SOLANA BEACH — Nonpartisan beach politics took center stage over blue wave enthusiasm at a recent Rancho Santa Fe Democratic Club meeting in Solana Beach — for the most part.
Assemblyman Todd Gloria stopped by the Jan. 10 meeting to reiterate his intention to run for mayor of San Diego in 2020, news that he announced in a Jan. 9 video posted on social media.
Gloria is currently a democratic member and majority whip of the California State Assembly. He represents District 78, which stretches along a large portion of San Diego County from Imperial Beach to Solana Beach.
Among his priorities as potential mayor, Gloria is looking to combat homelessness, secure affordable housing and work on a more robust transportation system. He reminded attendees of his eight-month stint as interim mayor of San Diego in 2013-2014, following former Mayor Bob Filner’s resignation in August 2013.
“I would like to say fairly and modestly, I think I did a decent job,” Gloria said. “I gave you the preview, now I want to show you the feature-length film.
During his time as mayor, he oversaw the drafting of the city’s Climate Action Plan, which he hopes to take steps to implement in a full term.
“I’m truly excited about the opportunity that we have in 2020 to finally and permanently turn this region blue,” he said, as club members celebrated the “blue wave” that overtook political offices at all levels in the region in 2018, including traditionally nonpartisan city councils.
But the event’s dialogue soon turned to issues confounding both sides of the political aisle — with the state’s housing crisis at the forefront.
Faced with mounting pressure at the state level to secure affordable housing options and a soaring demand locally, Encinitas Mayor Catherine Blakespear, former Solana Beach City Councilwoman Lesa Heebner and Del Mar City Councilman Dwight Worden discussed the potential solutions and barriers at hand.
For Encinitas, the next big thing is accessory dwelling units, commonly referred to as granny flats.
“To me, (granny flats) are a great way to add housing because it scatters density in a way that can be invisible,” Blakespear said.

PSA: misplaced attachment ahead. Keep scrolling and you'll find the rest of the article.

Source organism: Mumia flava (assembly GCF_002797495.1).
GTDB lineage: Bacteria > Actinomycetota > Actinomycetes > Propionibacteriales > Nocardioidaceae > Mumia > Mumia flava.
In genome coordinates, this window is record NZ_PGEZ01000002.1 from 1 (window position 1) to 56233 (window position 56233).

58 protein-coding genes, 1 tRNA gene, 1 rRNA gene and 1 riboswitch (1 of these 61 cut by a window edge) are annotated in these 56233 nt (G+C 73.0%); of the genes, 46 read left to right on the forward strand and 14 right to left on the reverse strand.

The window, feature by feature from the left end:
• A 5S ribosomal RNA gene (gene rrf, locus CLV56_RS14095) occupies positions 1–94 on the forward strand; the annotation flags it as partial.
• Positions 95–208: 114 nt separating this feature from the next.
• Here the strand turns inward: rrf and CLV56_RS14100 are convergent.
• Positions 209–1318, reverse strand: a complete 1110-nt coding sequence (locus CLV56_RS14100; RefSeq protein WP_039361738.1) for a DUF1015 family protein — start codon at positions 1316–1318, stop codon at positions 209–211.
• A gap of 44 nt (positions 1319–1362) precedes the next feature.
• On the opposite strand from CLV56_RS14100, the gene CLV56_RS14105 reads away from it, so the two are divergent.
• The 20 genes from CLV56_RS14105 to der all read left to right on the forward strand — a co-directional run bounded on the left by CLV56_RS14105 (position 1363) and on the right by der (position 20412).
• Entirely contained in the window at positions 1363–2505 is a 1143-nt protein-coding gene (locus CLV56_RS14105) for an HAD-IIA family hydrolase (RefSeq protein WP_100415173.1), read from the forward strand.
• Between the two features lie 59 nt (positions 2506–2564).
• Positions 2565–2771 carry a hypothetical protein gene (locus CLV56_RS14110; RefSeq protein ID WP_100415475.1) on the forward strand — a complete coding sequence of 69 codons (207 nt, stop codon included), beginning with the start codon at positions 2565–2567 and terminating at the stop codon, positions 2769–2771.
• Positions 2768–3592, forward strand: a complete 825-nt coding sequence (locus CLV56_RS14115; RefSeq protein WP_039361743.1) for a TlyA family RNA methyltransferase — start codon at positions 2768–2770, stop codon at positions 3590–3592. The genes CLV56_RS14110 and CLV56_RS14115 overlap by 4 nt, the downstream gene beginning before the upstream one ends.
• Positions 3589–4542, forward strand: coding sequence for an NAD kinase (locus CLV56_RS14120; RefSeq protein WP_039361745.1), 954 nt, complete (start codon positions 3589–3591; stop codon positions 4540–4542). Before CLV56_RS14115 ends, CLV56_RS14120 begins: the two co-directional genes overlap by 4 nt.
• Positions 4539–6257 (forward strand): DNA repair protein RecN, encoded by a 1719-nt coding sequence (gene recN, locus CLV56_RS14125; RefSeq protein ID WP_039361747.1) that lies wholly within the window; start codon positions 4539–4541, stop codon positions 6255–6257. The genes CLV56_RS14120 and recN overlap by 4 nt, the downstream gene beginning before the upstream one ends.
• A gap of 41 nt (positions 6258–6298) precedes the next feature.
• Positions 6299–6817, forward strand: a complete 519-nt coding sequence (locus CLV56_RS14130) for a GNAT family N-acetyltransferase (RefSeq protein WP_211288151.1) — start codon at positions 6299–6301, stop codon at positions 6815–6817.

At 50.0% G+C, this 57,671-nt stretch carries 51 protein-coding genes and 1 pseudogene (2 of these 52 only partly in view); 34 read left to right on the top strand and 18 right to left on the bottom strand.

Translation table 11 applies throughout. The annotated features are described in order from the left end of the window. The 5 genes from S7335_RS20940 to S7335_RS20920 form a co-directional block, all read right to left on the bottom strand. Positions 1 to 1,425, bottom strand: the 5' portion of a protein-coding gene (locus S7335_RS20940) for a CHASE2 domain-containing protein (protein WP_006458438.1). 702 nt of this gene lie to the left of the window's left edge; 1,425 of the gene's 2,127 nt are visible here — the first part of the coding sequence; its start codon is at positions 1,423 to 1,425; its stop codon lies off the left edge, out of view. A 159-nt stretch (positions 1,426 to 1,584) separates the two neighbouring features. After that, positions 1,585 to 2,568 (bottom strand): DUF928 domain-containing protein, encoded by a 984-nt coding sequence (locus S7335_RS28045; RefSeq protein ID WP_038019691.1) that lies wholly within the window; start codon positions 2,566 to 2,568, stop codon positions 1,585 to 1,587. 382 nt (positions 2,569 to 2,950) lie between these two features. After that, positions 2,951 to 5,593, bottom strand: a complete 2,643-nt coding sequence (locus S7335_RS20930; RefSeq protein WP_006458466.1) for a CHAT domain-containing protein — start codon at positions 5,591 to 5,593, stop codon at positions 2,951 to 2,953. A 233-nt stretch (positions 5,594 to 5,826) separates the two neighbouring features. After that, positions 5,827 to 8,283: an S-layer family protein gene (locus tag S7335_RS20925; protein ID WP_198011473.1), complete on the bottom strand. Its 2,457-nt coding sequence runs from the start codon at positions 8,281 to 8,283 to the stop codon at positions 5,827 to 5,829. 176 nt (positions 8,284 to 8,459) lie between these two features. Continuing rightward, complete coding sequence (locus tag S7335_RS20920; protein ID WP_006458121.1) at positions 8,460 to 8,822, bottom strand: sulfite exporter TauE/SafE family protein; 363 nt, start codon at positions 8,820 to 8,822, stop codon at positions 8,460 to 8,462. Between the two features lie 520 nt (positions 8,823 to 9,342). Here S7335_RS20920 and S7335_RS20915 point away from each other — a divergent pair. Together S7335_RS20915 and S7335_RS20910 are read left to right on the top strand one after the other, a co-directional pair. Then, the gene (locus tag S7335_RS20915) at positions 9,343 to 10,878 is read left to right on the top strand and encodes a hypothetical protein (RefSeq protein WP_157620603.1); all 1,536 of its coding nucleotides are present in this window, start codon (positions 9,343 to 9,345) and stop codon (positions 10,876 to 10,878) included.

Blakespear lauded the option for being resident-driven rather than developer-driven.
“It allows for multigenerational living, caregivers, all sorts of different flexible arrangements that people want,” she said.
The city recently embarked on a program that will speed up the permitting process for such dwelling units by providing residents with pre-approved architectural plans that could save them thousands of dollars in design fees.
The much smaller Solana Beach is also making headway in providing affordable housing. Heebner highlighted the recently approved Solana Highlands revitalization project, which will bring 32 low-income units to the city.
However, she worried that measures at the state level, such as Senate Bill 50, would serve as a threat to cities like Solana Beach. Introduced in December, SB50 would require cities to grant certain density waivers to developers looking to build residential developments within a one-half mile radius of a major transit stop.
She pointed out that people sometimes oppose certain locally crafted affordable housing options “without really thinking it through.”
“When people fight against reasonable affordable development … what we get are solutions — quote on quote — from the state,” she said. “Those are things like SB50 which provide one-size-fits-all answers.”
Worden pushed for “creative solutions” to the housing crisis in coastal cities.
With zero official affordable housing units under its belt, Del Mar has approached the Del Mar Fairgrounds 22nd District Agricultural Association board of directors about potentially establishing affordable housing on the fairgrounds’ property — which falls into Del Mar’s city limits.
“They have about 150 employees that work for the fair board, many who qualify for affordable income rates,” Worden said. “We could get credit for it, it would service them.”
He also discussed the dilemma of guest houses that provide affordable rates in Del Mar, but which are “in the shadows” due to current zoning limitations. He is hoping to bring specific, credible ideas to local representatives, in order to get the ball rolling on actions like an amnesty program that could bring those guest houses “out of the weeds.”
Worden said that when it comes down to either spreading affordable housing around the city or attracting a few big, high-density projects, he prefers the former. However, “the trickiest thing” is getting the community to come to grips with affordable housing requirements.
“None of the above is not an option,” he said.